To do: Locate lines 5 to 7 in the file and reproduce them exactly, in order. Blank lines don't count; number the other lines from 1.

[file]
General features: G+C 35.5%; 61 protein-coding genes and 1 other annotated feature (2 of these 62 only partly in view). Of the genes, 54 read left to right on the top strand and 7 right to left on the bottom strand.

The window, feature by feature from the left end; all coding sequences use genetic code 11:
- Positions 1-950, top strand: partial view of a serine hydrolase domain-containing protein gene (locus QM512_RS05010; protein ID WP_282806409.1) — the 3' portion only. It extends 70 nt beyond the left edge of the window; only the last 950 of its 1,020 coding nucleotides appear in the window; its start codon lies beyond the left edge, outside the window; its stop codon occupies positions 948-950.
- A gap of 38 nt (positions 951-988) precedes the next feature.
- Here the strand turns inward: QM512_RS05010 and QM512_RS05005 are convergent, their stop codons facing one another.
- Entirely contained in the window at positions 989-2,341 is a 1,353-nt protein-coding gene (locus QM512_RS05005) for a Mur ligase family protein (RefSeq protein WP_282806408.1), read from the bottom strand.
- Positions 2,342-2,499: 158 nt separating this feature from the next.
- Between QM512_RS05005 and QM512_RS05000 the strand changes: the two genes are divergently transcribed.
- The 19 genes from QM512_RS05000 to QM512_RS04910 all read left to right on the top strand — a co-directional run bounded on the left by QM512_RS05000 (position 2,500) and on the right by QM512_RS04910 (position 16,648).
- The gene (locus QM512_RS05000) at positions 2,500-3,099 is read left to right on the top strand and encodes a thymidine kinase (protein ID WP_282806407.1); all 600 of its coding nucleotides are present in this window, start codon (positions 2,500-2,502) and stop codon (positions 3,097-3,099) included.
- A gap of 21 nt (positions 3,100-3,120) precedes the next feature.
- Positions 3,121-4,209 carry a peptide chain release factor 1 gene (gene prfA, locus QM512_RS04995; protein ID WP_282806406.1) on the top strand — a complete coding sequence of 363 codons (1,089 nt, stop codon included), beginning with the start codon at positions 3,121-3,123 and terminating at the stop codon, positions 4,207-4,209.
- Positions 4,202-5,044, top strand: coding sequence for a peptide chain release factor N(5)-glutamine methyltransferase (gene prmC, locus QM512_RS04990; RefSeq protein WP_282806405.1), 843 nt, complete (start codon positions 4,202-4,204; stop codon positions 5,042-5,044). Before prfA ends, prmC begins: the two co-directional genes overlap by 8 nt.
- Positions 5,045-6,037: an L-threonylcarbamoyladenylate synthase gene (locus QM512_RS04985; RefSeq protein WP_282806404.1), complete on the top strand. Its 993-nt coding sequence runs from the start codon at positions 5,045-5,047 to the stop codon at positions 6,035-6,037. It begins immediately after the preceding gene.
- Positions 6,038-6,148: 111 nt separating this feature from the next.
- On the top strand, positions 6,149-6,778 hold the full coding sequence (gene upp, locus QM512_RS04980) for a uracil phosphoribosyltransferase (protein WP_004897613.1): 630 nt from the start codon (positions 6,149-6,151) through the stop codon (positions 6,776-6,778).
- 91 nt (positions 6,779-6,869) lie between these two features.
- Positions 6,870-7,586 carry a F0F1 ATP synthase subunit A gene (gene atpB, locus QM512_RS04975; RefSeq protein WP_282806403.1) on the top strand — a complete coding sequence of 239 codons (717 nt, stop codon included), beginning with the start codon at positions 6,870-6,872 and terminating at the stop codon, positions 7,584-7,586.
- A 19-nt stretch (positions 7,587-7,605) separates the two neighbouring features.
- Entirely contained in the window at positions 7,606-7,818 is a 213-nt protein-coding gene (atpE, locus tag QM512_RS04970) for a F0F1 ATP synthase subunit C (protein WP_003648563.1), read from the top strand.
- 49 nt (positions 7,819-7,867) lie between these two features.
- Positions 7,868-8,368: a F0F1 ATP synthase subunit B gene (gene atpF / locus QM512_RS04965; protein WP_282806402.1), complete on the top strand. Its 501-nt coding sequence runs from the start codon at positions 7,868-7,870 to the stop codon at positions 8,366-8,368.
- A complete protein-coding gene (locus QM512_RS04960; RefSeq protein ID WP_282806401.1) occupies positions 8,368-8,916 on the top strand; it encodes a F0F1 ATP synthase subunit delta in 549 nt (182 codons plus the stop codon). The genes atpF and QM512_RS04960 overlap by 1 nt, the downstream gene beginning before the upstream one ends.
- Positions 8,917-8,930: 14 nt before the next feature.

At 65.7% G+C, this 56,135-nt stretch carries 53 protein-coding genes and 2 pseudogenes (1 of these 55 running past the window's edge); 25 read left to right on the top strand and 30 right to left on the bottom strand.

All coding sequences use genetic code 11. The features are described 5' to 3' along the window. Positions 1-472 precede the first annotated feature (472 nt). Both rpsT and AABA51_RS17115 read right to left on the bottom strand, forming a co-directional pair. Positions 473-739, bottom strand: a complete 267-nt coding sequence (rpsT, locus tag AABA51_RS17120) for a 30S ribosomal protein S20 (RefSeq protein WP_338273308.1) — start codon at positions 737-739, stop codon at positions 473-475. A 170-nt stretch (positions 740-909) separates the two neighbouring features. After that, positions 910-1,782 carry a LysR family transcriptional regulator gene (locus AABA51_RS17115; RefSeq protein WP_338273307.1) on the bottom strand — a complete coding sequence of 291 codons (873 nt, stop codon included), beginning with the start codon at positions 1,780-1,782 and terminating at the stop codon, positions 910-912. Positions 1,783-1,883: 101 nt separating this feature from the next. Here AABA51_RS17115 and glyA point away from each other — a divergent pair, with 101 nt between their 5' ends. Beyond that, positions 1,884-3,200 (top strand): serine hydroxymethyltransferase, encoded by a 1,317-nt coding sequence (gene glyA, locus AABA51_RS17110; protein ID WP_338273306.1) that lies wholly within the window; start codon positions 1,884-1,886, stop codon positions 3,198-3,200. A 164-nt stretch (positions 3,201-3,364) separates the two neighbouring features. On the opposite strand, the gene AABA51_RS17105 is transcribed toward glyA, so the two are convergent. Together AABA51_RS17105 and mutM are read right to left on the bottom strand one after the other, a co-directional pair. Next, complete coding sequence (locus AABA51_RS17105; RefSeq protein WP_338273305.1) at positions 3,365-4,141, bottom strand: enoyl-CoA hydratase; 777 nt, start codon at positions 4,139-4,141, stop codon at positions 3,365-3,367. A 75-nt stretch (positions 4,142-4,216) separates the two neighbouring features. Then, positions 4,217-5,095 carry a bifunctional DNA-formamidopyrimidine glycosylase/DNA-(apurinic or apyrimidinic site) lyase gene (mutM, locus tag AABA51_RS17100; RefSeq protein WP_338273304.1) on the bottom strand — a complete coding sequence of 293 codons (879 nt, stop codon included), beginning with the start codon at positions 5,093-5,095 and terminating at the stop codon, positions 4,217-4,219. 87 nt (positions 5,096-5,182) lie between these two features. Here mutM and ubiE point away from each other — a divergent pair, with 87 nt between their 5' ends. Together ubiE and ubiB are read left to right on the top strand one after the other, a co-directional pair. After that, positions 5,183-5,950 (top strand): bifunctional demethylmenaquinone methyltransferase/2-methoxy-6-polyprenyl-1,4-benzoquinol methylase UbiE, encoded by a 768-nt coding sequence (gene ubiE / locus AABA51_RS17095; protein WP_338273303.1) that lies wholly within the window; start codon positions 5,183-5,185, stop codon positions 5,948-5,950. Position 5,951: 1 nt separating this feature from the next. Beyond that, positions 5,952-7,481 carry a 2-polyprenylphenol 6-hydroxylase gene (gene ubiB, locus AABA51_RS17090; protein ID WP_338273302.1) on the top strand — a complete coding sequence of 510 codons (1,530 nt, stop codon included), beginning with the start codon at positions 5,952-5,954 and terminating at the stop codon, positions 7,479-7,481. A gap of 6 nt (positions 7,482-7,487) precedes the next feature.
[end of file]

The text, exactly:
- Here the strand turns inward: QM512_RS05010 and QM512_RS05005 are convergent, their stop codons facing one another.
- Entirely contained in the window at positions 989-2,341 is a 1,353-nt protein-coding gene (locus QM512_RS05005) for a Mur ligase family protein (RefSeq protein WP_282806408.1), read from the bottom strand.
- Positions 2,342-2,499: 158 nt separating this feature from the next.